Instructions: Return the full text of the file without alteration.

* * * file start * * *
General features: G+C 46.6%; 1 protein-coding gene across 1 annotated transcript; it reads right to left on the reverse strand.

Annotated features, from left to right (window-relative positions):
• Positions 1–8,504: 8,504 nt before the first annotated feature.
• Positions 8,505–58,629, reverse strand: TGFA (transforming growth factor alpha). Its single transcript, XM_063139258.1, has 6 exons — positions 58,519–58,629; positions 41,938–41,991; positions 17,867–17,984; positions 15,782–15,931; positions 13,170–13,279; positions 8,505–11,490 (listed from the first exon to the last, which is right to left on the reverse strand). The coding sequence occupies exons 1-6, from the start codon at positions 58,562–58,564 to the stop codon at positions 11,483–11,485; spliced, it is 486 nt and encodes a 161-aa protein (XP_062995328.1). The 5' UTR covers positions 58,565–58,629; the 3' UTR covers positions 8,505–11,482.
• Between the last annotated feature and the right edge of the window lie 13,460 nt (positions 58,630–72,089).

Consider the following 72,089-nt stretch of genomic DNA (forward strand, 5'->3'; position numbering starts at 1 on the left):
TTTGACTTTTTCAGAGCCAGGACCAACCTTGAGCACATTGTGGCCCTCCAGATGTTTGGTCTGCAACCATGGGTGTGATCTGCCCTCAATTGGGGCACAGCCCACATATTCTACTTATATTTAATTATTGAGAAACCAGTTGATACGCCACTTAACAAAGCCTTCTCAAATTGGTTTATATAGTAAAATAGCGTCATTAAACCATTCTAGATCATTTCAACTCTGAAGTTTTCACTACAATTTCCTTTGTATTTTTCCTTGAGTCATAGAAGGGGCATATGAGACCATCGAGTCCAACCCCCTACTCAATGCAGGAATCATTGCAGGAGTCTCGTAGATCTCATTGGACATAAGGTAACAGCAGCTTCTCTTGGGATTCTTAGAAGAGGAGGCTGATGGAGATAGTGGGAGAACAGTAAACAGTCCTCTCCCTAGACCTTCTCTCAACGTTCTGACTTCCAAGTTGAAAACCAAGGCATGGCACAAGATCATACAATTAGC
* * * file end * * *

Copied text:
General features: G+C 46.6%; 1 protein-coding gene across 1 annotated transcript; it reads right to left on the reverse strand.

Annotated features, from left to right (window-relative positions):
• Positions 1–8,504: 8,504 nt before the first annotated feature.
• Positions 8,505–58,629, reverse strand: TGFA (transforming growth factor alpha). Its single transcript, XM_063139258.1, has 6 exons — positions 58,519–58,629; positions 41,938–41,991; positions 17,867–17,984; positions 15,782–15,931; positions 13,170–13,279; positions 8,505–11,490 (listed from the first exon to the last, which is right to left on the reverse strand). The coding sequence occupies exons 1-6, from the start codon at positions 58,562–58,564 to the stop codon at positions 11,483–11,485; spliced, it is 486 nt and encodes a 161-aa protein (XP_062995328.1). The 5' UTR covers positions 58,565–58,629; the 3' UTR covers positions 8,505–11,482.
• Between the last annotated feature and the right edge of the window lie 13,460 nt (positions 58,630–72,089).

Consider the following 72,089-nt stretch of genomic DNA (forward strand, 5'->3'; position numbering starts at 1 on the left):
TTTGACTTTTTCAGAGCCAGGACCAACCTTGAGCACATTGTGGCCCTCCAGATGTTTGGTCTGCAACCATGGGTGTGATCTGCCCTCAATTGGGGCACAGCCCACATATTCTACTTATATTTAATTATTGAGAAACCAGTTGATACGCCACTTAACAAAGCCTTCTCAAATTGGTTTATATAGTAAAATAGCGTCATTAAACCATTCTAGATCATTTCAACTCTGAAGTTTTCACTACAATTTCCTTTGTATTTTTCCTTGAGTCATAGAAGGGGCATATGAGACCATCGAGTCCAACCCCCTACTCAATGCAGGAATCATTGCAGGAGTCTCGTAGATCTCATTGGACATAAGGTAACAGCAGCTTCTCTTGGGATTCTTAGAAGAGGAGGCTGATGGAGATAGTGGGAGAACAGTAAACAGTCCTCTCCCTAGACCTTCTCTCAACGTTCTGACTTCCAAGTTGAAAACCAAGGCATGGCACAAGATCATACAATTAGC